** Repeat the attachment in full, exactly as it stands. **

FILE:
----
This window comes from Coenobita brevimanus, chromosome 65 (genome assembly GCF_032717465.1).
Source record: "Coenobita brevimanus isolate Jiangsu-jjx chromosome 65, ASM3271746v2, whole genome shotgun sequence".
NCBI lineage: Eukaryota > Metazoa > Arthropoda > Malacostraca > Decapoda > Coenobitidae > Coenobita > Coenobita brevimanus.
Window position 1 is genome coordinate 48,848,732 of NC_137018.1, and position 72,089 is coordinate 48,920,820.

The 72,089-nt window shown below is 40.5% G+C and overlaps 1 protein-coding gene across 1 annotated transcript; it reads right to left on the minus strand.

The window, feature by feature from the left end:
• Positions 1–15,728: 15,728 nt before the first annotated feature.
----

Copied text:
This window comes from Coenobita brevimanus, chromosome 65 (genome assembly GCF_032717465.1).
Source record: "Coenobita brevimanus isolate Jiangsu-jjx chromosome 65, ASM3271746v2, whole genome shotgun sequence".
NCBI lineage: Eukaryota > Metazoa > Arthropoda > Malacostraca > Decapoda > Coenobitidae > Coenobita > Coenobita brevimanus.
Window position 1 is genome coordinate 48,848,732 of NC_137018.1, and position 72,089 is coordinate 48,920,820.

The 72,089-nt window shown below is 40.5% G+C and overlaps 1 protein-coding gene across 1 annotated transcript; it reads right to left on the minus strand.

The window, feature by feature from the left end:
• Positions 1–15,728: 15,728 nt before the first annotated feature.